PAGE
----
So this is what I’ve learned (you know I’d get to it, right?) – be flexible. Don’t set your schedule in stone tablets, never to change no matter the circumstances. Don’t expect your adult children to always adhere to your annual traditions. Remember the most important thing isn’t the actual day you celebrate – it’s the reason you celebrate. The family you hold dear are no less precious on December 26th. or January 5th. or March 29th. Allow your family to celebrate the best way they can and maybe that means getting together later or earlier or next weekend. Or celebrating more than once. (yay!!)

Since my boys are now married, we’ve learned to adjust to what works best for all of them. Don and I are so thankful our own schedules allow us to accommodate what works best for everyone. We’ve “taken turns” on holiday get-togethers. We’ve opened gifts a few days early so our kids can be out of town on Christmas Day. We all communicate our expectations so when we do gather together, there is less stress and more joy. I’m blessed with amazing extended families, in-laws, and now “joined by marriage” families. We are thankful for the love they show year round, not just at Christmas time.

May your family find that happy balance of tradition and flexibility that brings light and life to all your celebrations.

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Picture courtesy of incourage.me – blog post December 24, 2020

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A portion of the many Bible we have in our home. Seen here are my dad’s (Senior’s Devotional), Don’s dad’s (small black Holy Bible), my brother’s (from late teen years), my mom’s (burgundy), and one of my son’s first Bibles. Many translations, many versions, all God’s Word.

The Bible is full of amazing stories. One in particular stands out to me as I’m writing this blog about the wisdom I’ve gained in my six decades of life. There was once a wealthy and honorable man who loved God. The Lord allowed Satan to destroy this man’s flocks, his possessions, his children, and his health – and yet, after all that, the man refuses to give up his trust in God. He doesn’t understand why these things are happening to him, but he trusts God through it all, even when his wife turns away, and his friends accuse him of sin. The man’s name was Job and he has a whole book of the Bible telling his amazing story.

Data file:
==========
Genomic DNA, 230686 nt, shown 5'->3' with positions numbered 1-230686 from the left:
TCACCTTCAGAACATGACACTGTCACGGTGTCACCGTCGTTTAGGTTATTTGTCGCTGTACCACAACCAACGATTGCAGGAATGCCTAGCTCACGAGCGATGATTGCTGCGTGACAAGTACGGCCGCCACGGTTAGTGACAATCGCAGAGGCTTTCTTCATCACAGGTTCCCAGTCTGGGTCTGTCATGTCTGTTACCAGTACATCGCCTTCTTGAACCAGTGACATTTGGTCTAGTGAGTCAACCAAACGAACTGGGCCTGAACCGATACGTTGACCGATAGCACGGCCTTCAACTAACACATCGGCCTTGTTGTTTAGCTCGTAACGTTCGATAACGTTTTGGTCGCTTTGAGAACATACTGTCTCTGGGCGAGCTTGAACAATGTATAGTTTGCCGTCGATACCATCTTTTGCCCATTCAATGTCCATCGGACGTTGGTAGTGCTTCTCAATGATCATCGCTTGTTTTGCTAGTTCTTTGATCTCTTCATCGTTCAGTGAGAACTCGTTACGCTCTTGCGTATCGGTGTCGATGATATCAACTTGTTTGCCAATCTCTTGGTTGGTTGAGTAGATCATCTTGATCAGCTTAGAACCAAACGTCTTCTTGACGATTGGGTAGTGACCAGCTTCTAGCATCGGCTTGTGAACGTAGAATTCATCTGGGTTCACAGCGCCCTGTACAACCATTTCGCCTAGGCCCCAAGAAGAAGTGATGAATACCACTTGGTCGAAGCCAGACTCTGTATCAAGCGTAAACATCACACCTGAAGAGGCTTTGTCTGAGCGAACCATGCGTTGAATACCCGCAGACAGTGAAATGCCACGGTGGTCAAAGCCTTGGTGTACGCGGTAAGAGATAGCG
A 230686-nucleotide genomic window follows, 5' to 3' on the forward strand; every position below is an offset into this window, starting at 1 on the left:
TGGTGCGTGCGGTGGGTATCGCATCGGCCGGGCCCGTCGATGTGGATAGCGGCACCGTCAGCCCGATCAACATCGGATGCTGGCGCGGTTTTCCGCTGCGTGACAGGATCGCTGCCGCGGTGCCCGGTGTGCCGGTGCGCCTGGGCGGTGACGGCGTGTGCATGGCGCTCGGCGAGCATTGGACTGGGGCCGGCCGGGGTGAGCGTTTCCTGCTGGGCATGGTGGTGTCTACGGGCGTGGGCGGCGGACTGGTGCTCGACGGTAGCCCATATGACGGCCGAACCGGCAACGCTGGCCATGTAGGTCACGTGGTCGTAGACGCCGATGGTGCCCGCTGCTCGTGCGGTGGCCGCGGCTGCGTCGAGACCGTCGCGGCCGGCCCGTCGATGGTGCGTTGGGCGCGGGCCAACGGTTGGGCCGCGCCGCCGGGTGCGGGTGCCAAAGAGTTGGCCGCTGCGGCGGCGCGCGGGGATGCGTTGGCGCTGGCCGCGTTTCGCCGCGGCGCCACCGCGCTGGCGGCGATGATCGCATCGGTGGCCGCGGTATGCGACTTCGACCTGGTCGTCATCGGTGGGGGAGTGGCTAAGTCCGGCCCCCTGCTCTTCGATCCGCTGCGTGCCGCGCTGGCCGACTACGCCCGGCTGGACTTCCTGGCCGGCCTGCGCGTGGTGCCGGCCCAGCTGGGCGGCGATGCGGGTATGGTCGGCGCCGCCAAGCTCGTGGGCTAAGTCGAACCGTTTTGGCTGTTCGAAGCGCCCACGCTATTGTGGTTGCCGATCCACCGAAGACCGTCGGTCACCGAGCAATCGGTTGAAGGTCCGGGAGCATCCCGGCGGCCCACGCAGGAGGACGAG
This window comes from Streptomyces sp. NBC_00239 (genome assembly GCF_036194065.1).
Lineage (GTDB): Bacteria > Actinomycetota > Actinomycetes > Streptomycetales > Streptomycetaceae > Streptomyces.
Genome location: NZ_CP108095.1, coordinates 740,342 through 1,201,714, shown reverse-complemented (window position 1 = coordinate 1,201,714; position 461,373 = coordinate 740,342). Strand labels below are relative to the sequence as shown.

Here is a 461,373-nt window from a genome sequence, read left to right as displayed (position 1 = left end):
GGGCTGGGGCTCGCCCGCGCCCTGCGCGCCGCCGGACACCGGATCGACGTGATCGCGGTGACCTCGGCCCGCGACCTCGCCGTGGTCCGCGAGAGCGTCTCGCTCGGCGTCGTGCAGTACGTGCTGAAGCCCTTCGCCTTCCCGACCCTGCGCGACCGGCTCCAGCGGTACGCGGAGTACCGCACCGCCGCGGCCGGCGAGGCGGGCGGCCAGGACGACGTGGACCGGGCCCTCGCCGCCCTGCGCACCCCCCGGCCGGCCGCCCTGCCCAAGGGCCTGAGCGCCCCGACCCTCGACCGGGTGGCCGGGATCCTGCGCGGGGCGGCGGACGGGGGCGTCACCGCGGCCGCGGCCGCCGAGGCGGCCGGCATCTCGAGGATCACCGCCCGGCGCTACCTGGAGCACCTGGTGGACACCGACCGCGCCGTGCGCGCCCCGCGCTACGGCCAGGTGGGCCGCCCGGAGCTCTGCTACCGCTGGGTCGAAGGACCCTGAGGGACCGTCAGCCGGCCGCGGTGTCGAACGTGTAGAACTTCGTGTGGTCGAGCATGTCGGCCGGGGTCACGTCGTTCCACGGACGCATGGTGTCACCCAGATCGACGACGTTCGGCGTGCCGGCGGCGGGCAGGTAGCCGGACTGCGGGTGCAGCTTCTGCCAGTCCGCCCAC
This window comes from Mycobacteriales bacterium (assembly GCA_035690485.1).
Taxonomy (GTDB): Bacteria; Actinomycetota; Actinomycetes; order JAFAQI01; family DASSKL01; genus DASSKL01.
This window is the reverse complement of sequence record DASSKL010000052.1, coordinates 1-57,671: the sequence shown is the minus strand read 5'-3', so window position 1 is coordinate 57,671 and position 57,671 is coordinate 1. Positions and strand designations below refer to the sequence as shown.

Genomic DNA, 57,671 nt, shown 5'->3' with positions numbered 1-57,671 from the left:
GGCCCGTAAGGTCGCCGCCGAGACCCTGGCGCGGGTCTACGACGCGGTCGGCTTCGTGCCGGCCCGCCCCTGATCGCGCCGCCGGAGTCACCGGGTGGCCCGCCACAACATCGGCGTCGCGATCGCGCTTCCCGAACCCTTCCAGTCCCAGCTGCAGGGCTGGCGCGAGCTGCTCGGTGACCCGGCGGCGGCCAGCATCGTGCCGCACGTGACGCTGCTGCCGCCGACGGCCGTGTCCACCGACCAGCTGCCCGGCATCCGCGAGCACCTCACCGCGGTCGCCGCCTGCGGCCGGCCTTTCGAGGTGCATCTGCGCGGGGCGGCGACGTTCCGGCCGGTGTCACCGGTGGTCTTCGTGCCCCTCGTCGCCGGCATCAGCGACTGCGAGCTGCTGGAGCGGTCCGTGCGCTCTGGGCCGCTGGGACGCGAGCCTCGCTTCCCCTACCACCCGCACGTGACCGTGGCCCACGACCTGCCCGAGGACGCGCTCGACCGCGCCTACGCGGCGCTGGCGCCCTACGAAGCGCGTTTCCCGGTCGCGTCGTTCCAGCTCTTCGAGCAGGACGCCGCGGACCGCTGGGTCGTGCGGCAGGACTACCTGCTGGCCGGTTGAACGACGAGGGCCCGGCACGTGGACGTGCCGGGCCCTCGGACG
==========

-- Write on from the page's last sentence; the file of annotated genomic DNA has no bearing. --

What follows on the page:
In Job, chapter 1, we hear of a day in heaven when the angels present themselves before God, and Satan (called “The Accuser”) comes with the other angels. You can read the story yourself, but in a nutshell, the Lord presents Job as the finest man in the whole earth. Satan says, “Sure, because You have blessed him with everything he could ever want. But just let him lose everything, and he’ll curse You.” So God allows Satan to take everything from Job, except his life. The rest of the book details the results of these actions by Satan. By the end, when God finally answers Job’s questions, we realize, along with Job and his friends, that God is in control of this world, and only He understands why the good are allowed to suffer.